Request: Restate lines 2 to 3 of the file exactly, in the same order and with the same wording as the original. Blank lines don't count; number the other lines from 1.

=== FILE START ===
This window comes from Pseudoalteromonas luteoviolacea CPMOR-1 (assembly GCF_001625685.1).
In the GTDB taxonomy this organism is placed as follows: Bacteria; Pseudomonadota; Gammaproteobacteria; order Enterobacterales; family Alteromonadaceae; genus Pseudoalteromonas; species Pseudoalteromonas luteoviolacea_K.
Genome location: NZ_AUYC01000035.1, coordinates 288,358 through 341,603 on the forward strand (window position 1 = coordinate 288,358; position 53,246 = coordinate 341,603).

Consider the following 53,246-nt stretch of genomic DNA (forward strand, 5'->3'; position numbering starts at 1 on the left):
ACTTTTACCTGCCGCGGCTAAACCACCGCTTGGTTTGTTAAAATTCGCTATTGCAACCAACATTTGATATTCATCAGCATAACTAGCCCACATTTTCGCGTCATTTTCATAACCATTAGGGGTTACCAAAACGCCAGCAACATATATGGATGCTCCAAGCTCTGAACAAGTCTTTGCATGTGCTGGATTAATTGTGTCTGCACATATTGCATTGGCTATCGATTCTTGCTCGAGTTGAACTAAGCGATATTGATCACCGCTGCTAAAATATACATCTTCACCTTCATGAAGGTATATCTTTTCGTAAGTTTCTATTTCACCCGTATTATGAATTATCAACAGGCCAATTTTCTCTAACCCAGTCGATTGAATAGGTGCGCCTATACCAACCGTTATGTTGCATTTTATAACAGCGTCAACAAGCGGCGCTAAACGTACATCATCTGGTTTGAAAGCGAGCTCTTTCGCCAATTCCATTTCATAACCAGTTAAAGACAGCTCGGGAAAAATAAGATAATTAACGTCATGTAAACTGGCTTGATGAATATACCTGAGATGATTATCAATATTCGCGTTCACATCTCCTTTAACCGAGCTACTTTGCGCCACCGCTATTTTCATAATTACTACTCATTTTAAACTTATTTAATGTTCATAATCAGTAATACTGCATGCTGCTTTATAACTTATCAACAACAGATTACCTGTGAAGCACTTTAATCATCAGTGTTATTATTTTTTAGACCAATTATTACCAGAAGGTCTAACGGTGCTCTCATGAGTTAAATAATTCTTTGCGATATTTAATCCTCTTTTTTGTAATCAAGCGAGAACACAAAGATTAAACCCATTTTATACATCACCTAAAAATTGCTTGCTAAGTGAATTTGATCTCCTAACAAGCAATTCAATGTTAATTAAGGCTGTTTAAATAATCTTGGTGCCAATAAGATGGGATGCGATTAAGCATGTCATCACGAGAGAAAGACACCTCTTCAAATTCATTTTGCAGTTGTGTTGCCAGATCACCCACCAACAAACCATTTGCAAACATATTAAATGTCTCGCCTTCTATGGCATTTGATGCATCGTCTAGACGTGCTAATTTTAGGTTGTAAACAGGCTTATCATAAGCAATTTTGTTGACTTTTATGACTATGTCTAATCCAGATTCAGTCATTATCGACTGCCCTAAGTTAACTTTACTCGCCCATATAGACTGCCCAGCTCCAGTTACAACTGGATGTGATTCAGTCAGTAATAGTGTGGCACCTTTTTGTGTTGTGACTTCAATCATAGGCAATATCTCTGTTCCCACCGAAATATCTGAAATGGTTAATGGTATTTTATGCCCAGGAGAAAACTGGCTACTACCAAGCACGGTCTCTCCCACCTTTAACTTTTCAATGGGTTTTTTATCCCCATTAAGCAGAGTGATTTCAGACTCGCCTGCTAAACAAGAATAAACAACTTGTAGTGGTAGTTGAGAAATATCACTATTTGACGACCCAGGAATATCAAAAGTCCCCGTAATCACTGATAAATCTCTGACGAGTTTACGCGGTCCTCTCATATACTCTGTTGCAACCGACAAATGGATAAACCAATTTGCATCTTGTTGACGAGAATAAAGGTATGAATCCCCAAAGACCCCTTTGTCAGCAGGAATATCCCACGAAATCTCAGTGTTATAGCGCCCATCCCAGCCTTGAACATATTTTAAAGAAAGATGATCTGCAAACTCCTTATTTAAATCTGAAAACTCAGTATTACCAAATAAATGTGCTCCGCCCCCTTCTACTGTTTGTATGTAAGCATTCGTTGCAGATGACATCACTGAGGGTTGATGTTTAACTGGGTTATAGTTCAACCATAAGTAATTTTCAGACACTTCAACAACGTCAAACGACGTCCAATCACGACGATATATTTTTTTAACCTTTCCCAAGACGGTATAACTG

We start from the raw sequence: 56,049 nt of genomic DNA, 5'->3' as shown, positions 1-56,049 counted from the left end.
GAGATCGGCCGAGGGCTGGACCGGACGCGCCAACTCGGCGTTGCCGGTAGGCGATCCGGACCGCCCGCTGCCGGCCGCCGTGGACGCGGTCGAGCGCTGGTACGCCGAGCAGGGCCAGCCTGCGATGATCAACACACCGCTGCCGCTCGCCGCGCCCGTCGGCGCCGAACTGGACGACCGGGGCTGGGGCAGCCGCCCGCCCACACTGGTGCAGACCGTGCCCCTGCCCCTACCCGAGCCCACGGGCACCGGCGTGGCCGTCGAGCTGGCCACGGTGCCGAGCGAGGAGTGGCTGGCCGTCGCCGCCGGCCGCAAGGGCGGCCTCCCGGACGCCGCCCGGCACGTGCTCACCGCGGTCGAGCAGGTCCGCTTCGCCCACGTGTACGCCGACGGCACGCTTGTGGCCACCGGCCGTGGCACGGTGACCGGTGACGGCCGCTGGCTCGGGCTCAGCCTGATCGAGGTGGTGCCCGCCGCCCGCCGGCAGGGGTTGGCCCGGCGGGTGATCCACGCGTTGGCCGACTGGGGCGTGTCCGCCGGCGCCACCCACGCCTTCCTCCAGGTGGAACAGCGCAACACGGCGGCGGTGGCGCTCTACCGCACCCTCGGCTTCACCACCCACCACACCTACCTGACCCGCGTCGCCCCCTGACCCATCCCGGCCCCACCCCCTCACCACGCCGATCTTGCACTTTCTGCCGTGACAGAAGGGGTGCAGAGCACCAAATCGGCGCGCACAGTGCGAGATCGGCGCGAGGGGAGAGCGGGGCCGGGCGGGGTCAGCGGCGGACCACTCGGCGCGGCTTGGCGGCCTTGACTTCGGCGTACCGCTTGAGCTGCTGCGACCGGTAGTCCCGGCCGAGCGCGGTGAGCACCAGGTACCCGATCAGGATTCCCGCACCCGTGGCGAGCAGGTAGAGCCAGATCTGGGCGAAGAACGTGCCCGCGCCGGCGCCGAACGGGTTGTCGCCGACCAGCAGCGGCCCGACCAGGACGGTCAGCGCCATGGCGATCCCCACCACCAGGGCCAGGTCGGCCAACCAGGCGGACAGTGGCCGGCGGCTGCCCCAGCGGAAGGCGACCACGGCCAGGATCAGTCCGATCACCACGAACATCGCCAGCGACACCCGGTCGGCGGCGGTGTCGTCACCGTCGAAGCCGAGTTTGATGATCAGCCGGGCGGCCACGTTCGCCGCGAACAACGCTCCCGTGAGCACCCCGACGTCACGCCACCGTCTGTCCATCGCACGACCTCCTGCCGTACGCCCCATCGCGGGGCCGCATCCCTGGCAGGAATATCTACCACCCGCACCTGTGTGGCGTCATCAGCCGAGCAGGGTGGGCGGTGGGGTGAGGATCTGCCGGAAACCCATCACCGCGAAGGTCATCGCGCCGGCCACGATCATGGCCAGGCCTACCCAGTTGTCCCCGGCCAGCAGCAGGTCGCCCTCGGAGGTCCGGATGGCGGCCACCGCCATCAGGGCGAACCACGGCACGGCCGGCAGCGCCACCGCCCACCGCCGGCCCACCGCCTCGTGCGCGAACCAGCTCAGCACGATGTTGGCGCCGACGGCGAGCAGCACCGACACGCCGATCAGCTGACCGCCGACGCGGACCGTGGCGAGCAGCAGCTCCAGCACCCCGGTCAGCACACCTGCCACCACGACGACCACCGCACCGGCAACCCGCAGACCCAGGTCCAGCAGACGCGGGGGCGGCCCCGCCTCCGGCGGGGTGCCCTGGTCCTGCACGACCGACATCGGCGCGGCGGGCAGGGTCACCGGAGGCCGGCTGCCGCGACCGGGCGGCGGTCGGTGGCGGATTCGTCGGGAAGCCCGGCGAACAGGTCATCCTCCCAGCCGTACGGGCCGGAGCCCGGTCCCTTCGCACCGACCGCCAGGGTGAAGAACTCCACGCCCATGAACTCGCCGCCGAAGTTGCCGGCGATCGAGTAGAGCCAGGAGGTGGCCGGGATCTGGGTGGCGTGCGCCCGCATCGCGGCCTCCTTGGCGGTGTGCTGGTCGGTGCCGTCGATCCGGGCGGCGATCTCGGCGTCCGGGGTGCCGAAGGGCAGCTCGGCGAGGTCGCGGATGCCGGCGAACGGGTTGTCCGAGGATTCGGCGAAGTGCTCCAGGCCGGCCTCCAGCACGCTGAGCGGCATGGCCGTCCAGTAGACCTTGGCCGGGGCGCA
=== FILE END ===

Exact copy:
In the GTDB taxonomy this organism is placed as follows: Bacteria; Pseudomonadota; Gammaproteobacteria; order Enterobacterales; family Alteromonadaceae; genus Pseudoalteromonas; species Pseudoalteromonas luteoviolacea_K.
Genome location: NZ_AUYC01000035.1, coordinates 288,358 through 341,603 on the forward strand (window position 1 = coordinate 288,358; position 53,246 = coordinate 341,603).